In 1996, a trio of scientists won the Nobel Prize for Chemistry for their discovery of Buckminsterfullerene: soccer-ball-shaped spheres of 60 joined carbon atoms that exhibit special physical properties. Now, 20 years later, scientists have figured out how to turn them into Buckybombs.
There’s a carbon showdown brewing in the Arctic as Earth’s climate changes. On one side, thawing permafrost could release enormous amounts of long-frozen carbon into the atmosphere. On the opposing side, as high-latitude regions warm, plants will grow more quickly, which means they’ll take in more carbon from the atmosphere. Whichever side wins will have a big impact on the carbon cycle and the planet’s climate.
Graphene quantum dots made from coal, introduced in 2013 by the Rice Univ. laboratory of chemist James Tour, can be engineered for specific semiconducting properties in either of two single-step processes. In a new study, Tour and colleagues demonstrated fine control over the graphene-oxide dots’ size-dependent band gap, the property that makes them semiconductors.
From computers, tablets and smartphones to cars, homes and public transportation, our world is more digitally connected every day. The technology required to support the exchange of massive quantities of data is critical. That's why scientists and engineers are intent on developing faster computing units capable of supporting much larger amounts of data transfer and data processing.
Researchers have fine-tuned a technique for coating gold nanorods with silica shells, allowing engineers to create large quantities of the nanorods and giving them more control over the thickness of the shell. Gold nanorods are being investigated for use in a wide variety of biomedical applications, and this advance paves the way for more stable gold nanorods and for chemically functionalizing the surface of the shells.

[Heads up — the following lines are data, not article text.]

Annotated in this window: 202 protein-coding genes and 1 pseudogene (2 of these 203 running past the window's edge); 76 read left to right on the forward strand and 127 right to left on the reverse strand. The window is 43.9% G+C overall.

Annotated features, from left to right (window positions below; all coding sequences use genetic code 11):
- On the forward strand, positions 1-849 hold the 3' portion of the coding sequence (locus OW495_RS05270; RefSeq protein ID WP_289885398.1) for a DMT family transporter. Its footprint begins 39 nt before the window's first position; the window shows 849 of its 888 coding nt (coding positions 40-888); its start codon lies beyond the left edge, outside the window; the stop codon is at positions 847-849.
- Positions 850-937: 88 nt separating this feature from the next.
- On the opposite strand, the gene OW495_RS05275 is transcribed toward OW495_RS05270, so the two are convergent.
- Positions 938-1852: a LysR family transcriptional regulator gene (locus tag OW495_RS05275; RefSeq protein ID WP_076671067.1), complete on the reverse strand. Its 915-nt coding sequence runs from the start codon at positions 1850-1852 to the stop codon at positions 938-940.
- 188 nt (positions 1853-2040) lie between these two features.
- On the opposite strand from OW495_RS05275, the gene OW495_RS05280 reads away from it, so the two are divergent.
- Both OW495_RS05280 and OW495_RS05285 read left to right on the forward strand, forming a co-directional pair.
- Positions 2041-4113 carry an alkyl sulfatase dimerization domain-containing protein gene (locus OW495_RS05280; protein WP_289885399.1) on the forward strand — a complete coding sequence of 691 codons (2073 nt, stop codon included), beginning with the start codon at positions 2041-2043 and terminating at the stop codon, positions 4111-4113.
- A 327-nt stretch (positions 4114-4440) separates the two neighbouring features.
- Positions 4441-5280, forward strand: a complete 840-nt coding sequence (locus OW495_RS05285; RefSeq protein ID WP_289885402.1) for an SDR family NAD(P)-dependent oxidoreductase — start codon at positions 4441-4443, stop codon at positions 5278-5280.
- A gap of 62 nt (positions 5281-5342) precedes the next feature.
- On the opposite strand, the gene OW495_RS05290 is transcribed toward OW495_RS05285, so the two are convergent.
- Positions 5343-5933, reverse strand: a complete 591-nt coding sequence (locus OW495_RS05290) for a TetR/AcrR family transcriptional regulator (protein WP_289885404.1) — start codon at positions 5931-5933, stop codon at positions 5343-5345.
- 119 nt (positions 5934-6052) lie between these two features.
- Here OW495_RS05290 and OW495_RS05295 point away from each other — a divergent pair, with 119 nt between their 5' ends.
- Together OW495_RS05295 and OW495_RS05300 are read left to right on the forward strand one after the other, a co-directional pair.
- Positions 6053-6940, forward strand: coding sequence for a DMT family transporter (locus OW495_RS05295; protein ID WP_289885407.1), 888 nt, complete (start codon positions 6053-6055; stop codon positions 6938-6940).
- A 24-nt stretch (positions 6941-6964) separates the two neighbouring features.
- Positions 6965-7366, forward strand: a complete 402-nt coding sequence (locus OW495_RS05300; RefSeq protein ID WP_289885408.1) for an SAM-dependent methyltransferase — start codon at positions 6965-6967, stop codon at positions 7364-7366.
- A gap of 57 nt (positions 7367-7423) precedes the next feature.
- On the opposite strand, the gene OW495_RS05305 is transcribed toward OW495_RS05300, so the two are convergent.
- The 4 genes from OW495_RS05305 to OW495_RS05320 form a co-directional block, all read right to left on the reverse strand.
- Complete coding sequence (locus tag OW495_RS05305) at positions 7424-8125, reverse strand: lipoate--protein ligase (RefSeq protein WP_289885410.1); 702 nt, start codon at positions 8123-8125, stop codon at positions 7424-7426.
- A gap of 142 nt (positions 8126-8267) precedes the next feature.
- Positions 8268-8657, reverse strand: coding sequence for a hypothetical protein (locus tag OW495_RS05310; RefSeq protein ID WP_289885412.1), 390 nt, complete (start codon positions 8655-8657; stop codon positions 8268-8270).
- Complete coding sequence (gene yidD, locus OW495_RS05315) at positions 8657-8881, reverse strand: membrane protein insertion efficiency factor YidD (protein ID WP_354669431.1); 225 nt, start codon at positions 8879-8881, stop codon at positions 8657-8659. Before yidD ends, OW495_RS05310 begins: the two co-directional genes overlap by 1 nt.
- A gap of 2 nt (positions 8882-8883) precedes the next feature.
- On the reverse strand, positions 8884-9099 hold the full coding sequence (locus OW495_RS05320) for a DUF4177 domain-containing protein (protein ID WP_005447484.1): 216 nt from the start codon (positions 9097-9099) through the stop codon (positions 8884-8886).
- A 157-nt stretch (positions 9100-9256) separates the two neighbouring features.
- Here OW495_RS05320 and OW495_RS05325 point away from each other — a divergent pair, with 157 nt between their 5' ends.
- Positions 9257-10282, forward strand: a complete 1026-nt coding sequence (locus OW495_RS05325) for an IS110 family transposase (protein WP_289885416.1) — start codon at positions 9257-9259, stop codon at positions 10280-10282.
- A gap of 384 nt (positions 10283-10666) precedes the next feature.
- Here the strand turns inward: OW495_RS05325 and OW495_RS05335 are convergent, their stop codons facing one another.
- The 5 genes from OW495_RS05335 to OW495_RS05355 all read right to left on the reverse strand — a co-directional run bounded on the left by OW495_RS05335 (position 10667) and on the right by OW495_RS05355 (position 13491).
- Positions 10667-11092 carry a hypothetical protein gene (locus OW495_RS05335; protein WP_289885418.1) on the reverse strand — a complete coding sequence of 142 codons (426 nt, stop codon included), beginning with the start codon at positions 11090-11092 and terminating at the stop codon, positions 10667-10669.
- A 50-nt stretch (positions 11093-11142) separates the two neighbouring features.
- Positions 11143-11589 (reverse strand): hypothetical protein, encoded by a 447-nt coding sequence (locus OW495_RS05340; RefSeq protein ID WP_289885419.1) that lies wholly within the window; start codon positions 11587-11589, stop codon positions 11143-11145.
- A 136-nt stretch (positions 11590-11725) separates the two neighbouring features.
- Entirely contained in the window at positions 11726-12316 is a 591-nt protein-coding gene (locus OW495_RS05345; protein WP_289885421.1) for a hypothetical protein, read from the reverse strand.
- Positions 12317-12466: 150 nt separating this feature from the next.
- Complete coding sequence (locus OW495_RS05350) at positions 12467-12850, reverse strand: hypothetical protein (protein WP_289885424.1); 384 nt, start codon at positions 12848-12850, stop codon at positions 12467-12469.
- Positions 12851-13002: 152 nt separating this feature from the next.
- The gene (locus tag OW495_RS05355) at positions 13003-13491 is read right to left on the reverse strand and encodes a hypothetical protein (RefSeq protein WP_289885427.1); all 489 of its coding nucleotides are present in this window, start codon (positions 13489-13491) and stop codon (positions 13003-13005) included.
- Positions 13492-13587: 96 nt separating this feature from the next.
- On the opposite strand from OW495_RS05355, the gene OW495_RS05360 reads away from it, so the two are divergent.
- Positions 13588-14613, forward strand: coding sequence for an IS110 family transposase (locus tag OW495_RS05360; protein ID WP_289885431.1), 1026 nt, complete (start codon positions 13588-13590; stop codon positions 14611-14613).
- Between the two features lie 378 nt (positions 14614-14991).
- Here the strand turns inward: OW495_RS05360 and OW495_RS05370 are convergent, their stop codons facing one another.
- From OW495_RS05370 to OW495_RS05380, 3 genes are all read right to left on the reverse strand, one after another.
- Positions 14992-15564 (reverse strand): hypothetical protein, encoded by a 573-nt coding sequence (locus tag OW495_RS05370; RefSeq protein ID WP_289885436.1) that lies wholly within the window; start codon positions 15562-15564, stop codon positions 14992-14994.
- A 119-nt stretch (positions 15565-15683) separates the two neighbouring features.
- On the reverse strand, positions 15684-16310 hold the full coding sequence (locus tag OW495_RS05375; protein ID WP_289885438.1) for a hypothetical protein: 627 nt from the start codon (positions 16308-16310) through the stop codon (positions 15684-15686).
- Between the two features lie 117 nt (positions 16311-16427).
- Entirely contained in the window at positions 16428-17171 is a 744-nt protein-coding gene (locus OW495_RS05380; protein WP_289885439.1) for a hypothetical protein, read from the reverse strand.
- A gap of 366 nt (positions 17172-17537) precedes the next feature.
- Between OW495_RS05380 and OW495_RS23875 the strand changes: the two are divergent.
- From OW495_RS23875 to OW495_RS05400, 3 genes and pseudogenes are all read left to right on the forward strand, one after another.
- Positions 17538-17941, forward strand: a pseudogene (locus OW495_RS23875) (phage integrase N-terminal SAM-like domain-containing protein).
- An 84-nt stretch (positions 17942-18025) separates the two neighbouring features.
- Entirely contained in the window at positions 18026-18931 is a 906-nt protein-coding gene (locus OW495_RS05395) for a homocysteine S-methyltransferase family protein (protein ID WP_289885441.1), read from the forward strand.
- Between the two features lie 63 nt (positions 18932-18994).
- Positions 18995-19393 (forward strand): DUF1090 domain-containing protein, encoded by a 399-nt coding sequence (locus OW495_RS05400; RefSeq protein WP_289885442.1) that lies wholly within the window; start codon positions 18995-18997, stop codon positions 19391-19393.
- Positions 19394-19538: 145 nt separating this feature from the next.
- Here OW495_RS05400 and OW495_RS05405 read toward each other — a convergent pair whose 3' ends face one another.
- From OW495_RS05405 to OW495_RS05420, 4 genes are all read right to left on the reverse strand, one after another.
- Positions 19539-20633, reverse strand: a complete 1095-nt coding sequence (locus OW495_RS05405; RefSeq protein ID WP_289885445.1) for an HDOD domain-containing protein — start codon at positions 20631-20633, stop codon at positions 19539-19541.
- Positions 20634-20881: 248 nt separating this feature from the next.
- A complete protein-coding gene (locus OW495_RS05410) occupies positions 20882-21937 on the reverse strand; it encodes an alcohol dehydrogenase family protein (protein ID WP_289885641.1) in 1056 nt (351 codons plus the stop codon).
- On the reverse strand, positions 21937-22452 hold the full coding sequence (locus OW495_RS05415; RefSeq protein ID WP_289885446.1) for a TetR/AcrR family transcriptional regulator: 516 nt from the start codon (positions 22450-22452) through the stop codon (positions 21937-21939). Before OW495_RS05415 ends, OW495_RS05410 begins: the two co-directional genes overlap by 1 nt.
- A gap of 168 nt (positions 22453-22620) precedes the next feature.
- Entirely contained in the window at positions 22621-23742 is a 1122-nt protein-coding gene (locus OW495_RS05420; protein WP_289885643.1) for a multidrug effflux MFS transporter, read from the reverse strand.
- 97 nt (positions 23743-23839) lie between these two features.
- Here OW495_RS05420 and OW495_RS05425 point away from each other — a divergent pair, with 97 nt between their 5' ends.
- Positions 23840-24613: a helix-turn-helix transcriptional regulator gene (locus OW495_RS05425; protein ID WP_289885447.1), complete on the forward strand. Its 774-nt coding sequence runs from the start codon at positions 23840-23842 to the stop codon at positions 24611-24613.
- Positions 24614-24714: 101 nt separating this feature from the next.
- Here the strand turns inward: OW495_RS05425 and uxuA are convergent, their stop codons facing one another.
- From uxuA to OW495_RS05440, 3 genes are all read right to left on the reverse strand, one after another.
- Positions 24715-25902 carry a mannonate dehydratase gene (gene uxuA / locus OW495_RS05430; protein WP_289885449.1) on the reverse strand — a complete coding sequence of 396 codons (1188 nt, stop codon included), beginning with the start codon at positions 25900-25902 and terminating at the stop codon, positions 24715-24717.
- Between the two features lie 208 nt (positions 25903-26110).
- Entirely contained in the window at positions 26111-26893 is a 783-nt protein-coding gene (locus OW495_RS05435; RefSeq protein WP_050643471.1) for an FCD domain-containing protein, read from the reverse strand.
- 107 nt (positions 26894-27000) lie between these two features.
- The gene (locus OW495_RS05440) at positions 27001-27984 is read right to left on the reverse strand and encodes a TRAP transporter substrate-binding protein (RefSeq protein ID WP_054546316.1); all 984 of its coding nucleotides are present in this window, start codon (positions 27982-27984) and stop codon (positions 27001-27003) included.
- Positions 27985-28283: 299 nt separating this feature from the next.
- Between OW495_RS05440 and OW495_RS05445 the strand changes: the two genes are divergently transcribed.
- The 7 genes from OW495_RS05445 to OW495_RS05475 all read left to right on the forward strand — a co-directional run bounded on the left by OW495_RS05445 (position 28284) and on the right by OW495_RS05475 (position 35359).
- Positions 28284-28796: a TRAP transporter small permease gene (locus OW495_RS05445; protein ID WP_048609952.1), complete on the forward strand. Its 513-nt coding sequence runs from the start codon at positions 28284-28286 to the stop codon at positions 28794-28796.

Ancient malaria patients, the anthropologist will see you now. A Yale Univ. scientist has developed a promising new method to identify malaria in the bone marrow of ancient human remains. It is the first time researchers have been able to establish a diagnostic, human skeletal profile for the disease, which is transmitted by mosquitoes and continues to infect millions of people a year.
Women who have difficulty getting pregnant often turn to in-vitro fertilization (IVF), but it doesn’t always work. Now scientists are taking a new approach to improve the technique by studying the proteins that could help ready a uterus for an embryo to implant in its wall. Their report could help researchers develop a new treatment that could potentially increase the success rate of IVF.
Scientists have produced a new map of the moon’s most unusual volcano showing that its explosive eruption spread debris over an area much greater than previously thought. A team of astronomers and geologists, led by experts at Durham Univ., U.K., studied an area of the lunar surface in the Compton-Belkovich Volcanic Complex.
Researchers at the OIST have demonstrated a more robust method for controlling single, micron-sized particles with light. Passing light along optical microfibers or nanofibers to manipulate particles has gained popularity in the past decade and has an array of promising applications in physics and biology. Most research has focused on using this technique with the basic profile of light.
A new technique invented at Caltech to produce graphene at room temperature could help pave the way for commercially feasible graphene-based solar cells and LEDs, large-panel displays and flexible electronics. With the new technique, researchers can grow large sheets of electronic-grade graphene in much less time and at much lower temperatures.
A smart and simple method developed at Rice Univ. to image a patient’s eye could help monitor eye health and spot signs of macular degeneration and diabetic retinopathy, especially in developing nations. The patient-operated, portable device invented at Rice is called mobileVision. It can be paired with a smartphone to give clinicians finely detailed images of the macula, without artificially dilating the pupil.
Winter storms dumped records amounts of snow on the East Coast this February, leaving treacherous, icy sidewalks and roads in their wake. Now researchers from Canada are developing new methods to mass-produce a material that may help pedestrians get a better grip on slippery surfaces. The material, which is made up of glass fibers embedded in a compliant rubber, could one day be used in the soles of slip-resistant winter boots.